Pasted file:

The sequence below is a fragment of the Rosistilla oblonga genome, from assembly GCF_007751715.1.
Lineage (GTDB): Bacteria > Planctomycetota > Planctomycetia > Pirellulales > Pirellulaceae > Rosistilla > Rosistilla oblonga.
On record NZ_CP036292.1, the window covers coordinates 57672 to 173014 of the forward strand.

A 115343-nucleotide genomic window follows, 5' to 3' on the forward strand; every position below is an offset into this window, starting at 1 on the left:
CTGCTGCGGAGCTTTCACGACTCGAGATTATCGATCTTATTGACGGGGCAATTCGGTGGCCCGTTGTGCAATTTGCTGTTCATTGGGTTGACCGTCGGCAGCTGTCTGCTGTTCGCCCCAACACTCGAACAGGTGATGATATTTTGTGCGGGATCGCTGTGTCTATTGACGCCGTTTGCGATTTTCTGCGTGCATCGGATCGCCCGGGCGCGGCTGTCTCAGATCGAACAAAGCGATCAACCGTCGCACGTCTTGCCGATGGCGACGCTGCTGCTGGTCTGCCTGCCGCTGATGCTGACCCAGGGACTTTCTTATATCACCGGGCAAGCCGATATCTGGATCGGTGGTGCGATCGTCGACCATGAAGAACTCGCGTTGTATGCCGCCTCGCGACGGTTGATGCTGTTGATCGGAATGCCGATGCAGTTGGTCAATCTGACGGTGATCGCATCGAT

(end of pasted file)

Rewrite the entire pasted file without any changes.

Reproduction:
The sequence below is a fragment of the Rosistilla oblonga genome, from assembly GCF_007751715.1.
Lineage (GTDB): Bacteria > Planctomycetota > Planctomycetia > Pirellulales > Pirellulaceae > Rosistilla > Rosistilla oblonga.
On record NZ_CP036292.1, the window covers coordinates 57672 to 173014 of the forward strand.

A 115343-nucleotide genomic window follows, 5' to 3' on the forward strand; every position below is an offset into this window, starting at 1 on the left:
CTGCTGCGGAGCTTTCACGACTCGAGATTATCGATCTTATTGACGGGGCAATTCGGTGGCCCGTTGTGCAATTTGCTGTTCATTGGGTTGACCGTCGGCAGCTGTCTGCTGTTCGCCCCAACACTCGAACAGGTGATGATATTTTGTGCGGGATCGCTGTGTCTATTGACGCCGTTTGCGATTTTCTGCGTGCATCGGATCGCCCGGGCGCGGCTGTCTCAGATCGAACAAAGCGATCAACCGTCGCACGTCTTGCCGATGGCGACGCTGCTGCTGGTCTGCCTGCCGCTGATGCTGACCCAGGGACTTTCTTATATCACCGGGCAAGCCGATATCTGGATCGGTGGTGCGATCGTCGACCATGAAGAACTCGCGTTGTATGCCGCCTCGCGACGGTTGATGCTGTTGATCGGAATGCCGATGCAGTTGGTCAATCTGACGGTGATCGCATCGAT